In recent years, family participation in grassroots sport has increased significantly [1
], so that the verbal behavior of parents is the main method of family participation in children’s sporting events [3
]. In this sense, one of the consequences is the increase of inappropriate comments by family members and spectators [4
]. Thus, Walters et al. [5
] recorded over ten thousand verbal comments made by coaches in grassroots sports, of which 35.4% were positive, 21.6% negative, and 43% neutral. The media has also recorded an increase in aggressive behavior and/or violence in sport [6
]. In this regard, several studies have observed parents that incite aggressiveness in the playing field [8
], authoritarian parents who severely sanctioned children in the case of not winning [9
], and even parents who exercise violent behavior in the sports field [10
The comments made and the behavior and attitudes shown have an influence on the wellbeing and future performance of athletes [12
]. Although it has not been possible to establish a cause-and-effect relationship between inappropriate comments and violent behavior in sport, there is no doubt that such inappropriate comments generate an aggressive atmosphere that, on occasions, can lead to violent behavior. Parental and spectator pressure in games and matches may cause athletes to doubt their moral decisions on behavior, in line with the ethical foundations of the sport [13
]. Parents are the most relevant socioeducational agents in sport, so the most successful athletes received more support from their parents [14
]. Positive parental behavior toward the sporting activity of their children has been found to be associated with the attainment of the values of the sport transmitted by parents [16
], evidencing that the family participation in the sports practiced by their children is vital in the sporting process of young athletes [17
]. Thus, Witt and Dangi [18
] suggest undertaking an intervention with parents to help them to be better s9pectators and, therefore, not to negatively affect performance or athlete attitudes. With the aim of optimizing the integral and sport development of young athletes, these kinds of programs are highly beneficial in sport, given that families are key elements in terms of their influence on athletes, both in a personal and sporting sense [19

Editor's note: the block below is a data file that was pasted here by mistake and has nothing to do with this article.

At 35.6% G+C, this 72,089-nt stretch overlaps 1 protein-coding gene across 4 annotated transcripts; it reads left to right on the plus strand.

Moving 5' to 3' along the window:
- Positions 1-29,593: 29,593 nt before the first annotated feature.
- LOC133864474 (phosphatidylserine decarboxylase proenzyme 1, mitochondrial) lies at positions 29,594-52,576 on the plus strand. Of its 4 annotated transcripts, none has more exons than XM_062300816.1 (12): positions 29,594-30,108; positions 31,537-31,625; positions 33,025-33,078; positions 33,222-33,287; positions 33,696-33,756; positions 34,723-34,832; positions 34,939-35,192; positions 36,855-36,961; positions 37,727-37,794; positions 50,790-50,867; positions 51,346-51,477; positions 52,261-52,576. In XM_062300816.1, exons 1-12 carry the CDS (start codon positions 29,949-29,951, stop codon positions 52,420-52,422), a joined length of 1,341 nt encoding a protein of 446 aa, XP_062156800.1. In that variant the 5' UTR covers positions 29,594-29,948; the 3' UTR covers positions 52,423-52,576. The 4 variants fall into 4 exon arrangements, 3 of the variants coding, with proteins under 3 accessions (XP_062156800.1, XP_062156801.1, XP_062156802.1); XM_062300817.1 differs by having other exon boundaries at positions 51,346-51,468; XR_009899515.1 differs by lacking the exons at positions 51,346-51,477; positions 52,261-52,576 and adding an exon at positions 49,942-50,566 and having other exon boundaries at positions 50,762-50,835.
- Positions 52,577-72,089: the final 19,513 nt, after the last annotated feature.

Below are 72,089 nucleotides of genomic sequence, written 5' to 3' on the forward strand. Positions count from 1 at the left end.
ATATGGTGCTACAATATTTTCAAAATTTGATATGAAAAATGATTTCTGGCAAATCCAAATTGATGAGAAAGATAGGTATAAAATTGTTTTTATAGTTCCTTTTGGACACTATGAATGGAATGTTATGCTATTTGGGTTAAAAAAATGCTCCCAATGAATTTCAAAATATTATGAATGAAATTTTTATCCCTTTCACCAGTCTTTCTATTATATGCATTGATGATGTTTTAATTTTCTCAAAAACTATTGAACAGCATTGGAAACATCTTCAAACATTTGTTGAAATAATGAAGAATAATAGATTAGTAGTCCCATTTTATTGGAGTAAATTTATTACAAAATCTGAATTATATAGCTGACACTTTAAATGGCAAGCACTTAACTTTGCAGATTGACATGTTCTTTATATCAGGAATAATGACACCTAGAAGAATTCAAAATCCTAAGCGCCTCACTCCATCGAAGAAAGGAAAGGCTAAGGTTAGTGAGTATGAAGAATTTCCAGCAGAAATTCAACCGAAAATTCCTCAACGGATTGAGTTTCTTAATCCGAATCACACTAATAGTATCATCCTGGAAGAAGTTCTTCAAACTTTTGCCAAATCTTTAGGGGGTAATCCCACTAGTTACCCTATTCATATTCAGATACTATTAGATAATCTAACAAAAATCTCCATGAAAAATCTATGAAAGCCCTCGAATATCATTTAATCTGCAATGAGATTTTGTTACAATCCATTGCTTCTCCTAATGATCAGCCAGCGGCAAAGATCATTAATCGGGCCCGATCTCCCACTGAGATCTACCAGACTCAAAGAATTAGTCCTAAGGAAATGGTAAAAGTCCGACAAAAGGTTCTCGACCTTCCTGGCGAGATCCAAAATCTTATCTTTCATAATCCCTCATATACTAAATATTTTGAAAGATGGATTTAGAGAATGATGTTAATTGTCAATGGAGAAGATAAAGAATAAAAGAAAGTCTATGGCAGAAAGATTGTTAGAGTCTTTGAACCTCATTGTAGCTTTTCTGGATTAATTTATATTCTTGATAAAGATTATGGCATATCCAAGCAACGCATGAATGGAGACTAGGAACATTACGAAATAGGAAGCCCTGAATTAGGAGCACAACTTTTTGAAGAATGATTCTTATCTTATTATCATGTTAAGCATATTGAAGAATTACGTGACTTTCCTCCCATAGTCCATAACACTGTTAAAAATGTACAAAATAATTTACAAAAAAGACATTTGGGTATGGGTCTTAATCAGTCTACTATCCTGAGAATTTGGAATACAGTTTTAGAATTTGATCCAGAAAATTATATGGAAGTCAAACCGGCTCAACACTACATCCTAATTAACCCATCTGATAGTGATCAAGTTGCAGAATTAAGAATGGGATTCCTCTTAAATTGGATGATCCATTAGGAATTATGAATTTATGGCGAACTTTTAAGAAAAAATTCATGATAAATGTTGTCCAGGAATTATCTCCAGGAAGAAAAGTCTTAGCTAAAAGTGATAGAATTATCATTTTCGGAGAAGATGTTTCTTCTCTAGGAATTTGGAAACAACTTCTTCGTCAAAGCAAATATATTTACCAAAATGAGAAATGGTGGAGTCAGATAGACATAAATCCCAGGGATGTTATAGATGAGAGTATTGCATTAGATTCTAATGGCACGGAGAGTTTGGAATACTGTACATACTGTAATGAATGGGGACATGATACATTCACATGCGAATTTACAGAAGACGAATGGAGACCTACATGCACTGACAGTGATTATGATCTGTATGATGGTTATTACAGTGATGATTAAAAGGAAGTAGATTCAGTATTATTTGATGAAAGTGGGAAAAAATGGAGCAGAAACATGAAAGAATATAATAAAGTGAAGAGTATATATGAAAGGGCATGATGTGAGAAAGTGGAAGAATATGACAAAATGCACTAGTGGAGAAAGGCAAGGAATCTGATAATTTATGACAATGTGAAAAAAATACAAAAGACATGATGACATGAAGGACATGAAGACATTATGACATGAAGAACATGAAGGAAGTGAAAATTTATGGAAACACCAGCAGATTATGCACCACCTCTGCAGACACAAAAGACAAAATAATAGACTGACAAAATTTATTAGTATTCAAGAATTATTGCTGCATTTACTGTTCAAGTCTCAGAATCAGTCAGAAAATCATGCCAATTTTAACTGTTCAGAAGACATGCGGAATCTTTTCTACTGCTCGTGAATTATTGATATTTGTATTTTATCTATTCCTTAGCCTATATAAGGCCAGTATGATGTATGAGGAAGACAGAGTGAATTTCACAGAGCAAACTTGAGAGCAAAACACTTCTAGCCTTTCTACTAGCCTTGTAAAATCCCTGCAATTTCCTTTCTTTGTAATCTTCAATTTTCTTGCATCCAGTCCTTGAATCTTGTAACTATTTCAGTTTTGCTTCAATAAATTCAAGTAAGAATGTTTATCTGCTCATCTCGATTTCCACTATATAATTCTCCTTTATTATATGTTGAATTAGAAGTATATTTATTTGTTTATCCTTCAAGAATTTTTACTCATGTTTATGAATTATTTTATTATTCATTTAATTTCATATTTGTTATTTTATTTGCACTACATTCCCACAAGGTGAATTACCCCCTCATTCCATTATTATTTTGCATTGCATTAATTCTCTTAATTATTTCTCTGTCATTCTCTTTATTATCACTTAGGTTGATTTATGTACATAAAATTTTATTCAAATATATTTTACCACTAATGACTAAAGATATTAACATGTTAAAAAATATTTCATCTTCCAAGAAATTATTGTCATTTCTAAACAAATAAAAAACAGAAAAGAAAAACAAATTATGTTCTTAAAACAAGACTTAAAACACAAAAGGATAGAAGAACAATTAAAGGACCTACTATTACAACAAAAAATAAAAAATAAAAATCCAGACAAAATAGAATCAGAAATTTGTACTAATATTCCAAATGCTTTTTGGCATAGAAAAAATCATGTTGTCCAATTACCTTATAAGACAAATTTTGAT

Hence, the aim of this study was to analyze the verbal behavior (categorized into three kinds of comments: positive, negative, and neutral) of family spectators of school-age (9–15 years old) sports teams as well as to study potential sociodemographic and sport-related differences (sex of player, geographical area, sports club, sport modality, and age group). According to previous studies [20
], the preliminary hypothesis is: (1) the number of negative comments made in matches played in rural areas will be greater than the number recorded in urban areas; (2) in the verbal behavior of family spectators at basketball games, there will be a higher number of comments (positive, negative, and neutral) compared with the other sports analyzed; and, (3) the number of negative comments made by family spectators will rise as the sporting category increases.
2. Materials and Methods
This study corresponds to a predictive correlational design. The possible influence of certain demographic and sporting variables in the verbal behavior of the athletes’ relatives who were watching the matches or games of the grassroots sports teams was measured. The study design allows collecting data and describes connections between two or more variables at a specific point in time [24
]. Furthermore, these research designs offer efficiency in the collection of extensive data on a particular subject, while obtaining highly realistic content, which is inherently appealing in solving practical problems. As such, this kind of research design is rarely criticized for being artificial [25
]. Therefore, non-participant systematic observation was used as a data collection technique [20